New world news from Time: The Story Behind TIME’s First-Ever BIPOC-Led Issue



A year ago, we at TIME started talking about the ways we’ve fallen short.

Soon after George Floyd was murdered in Minneapolis, staffers from across the organization began sharing painful memories of being mistreated in our workplace and demanding change. I called Edward, our editor-in-chief, whose words you usually read in this space, to ask if he would consider inviting the people in our newsroom who identify as Black, Indigenous and people of color to lead our coverage of racial justice. For all of our focus on telling stories about the need for diversity and inclusion, we needed a push toward centering the voices of our own staff in that work; this was just one of many shifts in perspective we’ve held one another accountable for making over the past year. The result of that conversation is this week’s cover package, Visions of Equity. It’s the first of its kind for TIME—a project dreamed up and led by BIPOC staff.

We begin with a reality check on American history from senior correspondent Janell Ross, who argues that the country is stuck in a pattern of talking about racial inequality but doing little to solve it. Examining the data, staff writer Andrew R. Chow asks why the rate of police killings has not changed since Floyd was killed. And a team of reporters from around the world, led by Naina Bajekal, our editorial director for newsroom development and a leader on the project, tracks movements for justice in eight nations that have gained momentum over the past year.

From there, we look forward. Executive editor John Simons interviews two business leaders about the challenge of pushing institutions in a new direction. To capture the solidarity and joy that can be found in communities of color—which are so often depicted by the media through the lens of pain and trauma—we follow members of five BIPOC “pods” that have become sources of ongoing strength for one another.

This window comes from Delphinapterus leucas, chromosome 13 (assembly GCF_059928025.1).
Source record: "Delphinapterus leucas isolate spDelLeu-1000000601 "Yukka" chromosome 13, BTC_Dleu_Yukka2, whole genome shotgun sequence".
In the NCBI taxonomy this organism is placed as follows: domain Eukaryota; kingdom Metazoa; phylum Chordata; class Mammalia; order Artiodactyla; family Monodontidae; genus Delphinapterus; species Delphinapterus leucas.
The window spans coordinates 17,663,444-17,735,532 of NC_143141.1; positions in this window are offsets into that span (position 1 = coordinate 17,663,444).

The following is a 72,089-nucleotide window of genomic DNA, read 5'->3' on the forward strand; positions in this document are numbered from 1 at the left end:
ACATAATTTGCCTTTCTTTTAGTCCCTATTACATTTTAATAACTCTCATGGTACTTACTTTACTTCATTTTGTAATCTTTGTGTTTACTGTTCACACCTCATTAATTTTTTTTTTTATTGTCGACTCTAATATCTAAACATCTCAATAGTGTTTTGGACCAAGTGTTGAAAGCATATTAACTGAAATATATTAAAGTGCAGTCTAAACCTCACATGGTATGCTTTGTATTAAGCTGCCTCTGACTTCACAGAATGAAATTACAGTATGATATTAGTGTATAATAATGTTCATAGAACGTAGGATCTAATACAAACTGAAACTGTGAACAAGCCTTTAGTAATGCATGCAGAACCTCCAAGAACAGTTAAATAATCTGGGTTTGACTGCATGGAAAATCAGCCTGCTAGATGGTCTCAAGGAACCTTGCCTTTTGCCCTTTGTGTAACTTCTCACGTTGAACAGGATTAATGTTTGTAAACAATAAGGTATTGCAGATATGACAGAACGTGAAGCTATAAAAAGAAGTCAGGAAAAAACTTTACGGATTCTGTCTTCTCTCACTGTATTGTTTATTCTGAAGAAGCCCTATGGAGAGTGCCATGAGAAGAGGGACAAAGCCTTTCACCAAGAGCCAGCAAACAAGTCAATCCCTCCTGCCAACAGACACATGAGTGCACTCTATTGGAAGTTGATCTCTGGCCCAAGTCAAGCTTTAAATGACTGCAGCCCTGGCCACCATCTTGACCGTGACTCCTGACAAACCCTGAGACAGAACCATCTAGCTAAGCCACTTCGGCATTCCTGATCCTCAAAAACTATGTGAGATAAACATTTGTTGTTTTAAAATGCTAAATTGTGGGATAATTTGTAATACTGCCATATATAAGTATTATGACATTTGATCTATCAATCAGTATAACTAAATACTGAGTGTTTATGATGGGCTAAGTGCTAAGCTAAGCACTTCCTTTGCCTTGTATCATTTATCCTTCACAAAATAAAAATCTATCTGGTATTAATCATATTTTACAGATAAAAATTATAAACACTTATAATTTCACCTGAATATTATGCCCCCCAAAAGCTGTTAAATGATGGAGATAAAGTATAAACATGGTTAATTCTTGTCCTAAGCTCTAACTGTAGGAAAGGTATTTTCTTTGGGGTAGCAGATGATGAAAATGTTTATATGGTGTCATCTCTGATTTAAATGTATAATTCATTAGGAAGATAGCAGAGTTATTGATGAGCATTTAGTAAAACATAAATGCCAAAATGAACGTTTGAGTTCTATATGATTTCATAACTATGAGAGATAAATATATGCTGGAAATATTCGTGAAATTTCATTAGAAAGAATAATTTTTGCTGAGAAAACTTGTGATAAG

Our centerpiece is the Equity Agenda, a list of 40 ways for the U.S. to become a safer, more equitable nation. To make the list, a team led by associate editor Mahita Gajanan consulted with dozens of experts, leaders and innovators, from Fred Hampton Jr. to Tarana Burke to Dr. Rachel Levine, all of whom also wrote for the package. Editorial producer Nadia Suleman provided leadership and guidance from the project’s start and served as a managing editor.

To close, TIME journalists reflect on the complex experience of covering stories about people who share their identities—and articulate the lessons they will carry onward throughout their careers. These essays mean the most to me personally, as they honor the range of my colleagues’ perspectives and speak to their growth over the past year. I value the honesty in these pieces when it comes to the fact that we still have work to do. One of the biggest challenges of this project was contending with the obstacles to representation and inclusion that exist not only in our newsroom but also in our industry at large—as international art director Victor Williams and director of photography Katherine Pomerantz, also leaders of the issue, experienced in seeking visuals for these stories. They found that while images of injustice abound, images that can represent equity are harder to define, and artists of color have rarely been supported in pursuit of that work. We are thrilled to feature Jordan Casteel’s intimate and hopeful painting God Bless the Child on our cover and were understanding when it came to the need to earn her trust. “Pushing for equity and all it entails is hard,” Casteel says. “I want to be sure that my work is valued and remarkable for the qualities it has.”

Evolving our newsroom starts by asking for space and centering fresh voices within it. In her reflective piece—her first essay for TIME—my colleague Jenna Caldwell, a production associate, offers an enduring lesson. “Advocating on behalf of yourself isn’t something you learn in school,” she writes. “It’s something you can truly learn only by witnessing how it’s done up close.”